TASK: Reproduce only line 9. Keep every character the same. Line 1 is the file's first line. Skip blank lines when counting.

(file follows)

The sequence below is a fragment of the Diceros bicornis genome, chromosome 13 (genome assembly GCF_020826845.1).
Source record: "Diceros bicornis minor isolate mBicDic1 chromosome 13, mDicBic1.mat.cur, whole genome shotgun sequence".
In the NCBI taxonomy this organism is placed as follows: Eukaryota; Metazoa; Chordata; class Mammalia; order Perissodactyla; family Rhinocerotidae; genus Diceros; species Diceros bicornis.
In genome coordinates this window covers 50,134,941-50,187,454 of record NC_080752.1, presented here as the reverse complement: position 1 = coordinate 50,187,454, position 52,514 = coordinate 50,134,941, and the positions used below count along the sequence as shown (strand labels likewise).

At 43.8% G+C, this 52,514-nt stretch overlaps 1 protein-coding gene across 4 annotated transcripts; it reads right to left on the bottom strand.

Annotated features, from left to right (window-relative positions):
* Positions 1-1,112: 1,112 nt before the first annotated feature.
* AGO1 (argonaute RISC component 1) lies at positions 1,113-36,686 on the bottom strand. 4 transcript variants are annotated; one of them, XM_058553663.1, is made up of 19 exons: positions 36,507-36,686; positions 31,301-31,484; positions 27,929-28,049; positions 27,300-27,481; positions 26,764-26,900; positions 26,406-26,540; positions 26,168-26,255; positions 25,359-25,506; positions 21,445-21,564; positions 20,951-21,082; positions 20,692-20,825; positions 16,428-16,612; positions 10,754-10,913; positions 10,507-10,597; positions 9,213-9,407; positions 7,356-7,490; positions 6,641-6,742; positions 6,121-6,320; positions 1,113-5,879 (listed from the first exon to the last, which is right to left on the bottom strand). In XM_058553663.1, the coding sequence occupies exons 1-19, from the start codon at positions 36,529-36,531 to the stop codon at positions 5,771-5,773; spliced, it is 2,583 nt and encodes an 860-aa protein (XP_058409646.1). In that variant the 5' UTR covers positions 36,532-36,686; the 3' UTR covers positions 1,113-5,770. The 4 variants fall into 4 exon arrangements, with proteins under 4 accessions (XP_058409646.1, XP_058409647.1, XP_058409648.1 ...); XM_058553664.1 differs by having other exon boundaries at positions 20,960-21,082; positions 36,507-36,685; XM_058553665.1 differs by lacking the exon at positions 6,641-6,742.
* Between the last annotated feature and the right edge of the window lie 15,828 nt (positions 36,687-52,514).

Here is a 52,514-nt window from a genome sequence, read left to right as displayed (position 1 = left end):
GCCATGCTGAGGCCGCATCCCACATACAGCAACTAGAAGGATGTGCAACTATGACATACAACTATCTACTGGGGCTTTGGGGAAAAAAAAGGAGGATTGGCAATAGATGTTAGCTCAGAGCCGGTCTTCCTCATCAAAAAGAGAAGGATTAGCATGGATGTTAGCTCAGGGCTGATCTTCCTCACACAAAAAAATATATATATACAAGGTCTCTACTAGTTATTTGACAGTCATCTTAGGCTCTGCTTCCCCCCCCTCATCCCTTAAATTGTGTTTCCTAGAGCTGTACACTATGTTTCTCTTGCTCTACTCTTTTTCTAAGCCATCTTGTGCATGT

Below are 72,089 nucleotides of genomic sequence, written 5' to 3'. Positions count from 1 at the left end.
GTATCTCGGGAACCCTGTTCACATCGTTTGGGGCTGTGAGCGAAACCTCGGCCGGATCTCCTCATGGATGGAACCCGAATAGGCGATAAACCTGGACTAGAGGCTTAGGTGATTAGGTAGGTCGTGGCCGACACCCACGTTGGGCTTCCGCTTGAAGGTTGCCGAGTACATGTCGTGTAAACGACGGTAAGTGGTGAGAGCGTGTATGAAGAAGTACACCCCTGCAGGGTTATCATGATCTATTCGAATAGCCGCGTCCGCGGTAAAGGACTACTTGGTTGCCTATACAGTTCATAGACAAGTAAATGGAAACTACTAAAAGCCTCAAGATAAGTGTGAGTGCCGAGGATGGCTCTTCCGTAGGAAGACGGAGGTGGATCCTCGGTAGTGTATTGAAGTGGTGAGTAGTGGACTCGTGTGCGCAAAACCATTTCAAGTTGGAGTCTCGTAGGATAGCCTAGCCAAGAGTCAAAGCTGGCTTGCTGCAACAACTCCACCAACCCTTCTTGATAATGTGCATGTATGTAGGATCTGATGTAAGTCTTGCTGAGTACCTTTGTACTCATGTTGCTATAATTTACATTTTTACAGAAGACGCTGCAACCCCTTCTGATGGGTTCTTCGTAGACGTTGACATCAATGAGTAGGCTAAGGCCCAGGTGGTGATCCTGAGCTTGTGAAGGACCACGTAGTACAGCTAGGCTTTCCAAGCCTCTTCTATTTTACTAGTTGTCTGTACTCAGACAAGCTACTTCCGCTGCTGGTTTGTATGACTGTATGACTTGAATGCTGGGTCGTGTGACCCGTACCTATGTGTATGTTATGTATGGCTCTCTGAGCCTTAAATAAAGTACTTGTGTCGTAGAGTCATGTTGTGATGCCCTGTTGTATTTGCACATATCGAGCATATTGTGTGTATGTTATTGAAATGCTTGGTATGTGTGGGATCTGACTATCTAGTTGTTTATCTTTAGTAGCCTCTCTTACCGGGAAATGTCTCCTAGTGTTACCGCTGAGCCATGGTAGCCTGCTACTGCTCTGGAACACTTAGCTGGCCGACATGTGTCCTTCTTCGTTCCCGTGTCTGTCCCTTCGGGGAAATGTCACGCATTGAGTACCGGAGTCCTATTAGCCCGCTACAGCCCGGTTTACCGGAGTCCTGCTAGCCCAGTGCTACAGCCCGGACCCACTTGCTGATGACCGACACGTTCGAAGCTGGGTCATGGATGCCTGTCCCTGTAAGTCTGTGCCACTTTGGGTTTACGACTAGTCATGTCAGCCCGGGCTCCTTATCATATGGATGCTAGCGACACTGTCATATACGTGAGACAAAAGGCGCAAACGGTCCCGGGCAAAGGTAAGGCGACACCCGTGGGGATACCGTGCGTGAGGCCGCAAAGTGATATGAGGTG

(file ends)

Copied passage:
* Between the last annotated feature and the right edge of the window lie 15,828 nt (positions 36,687-52,514).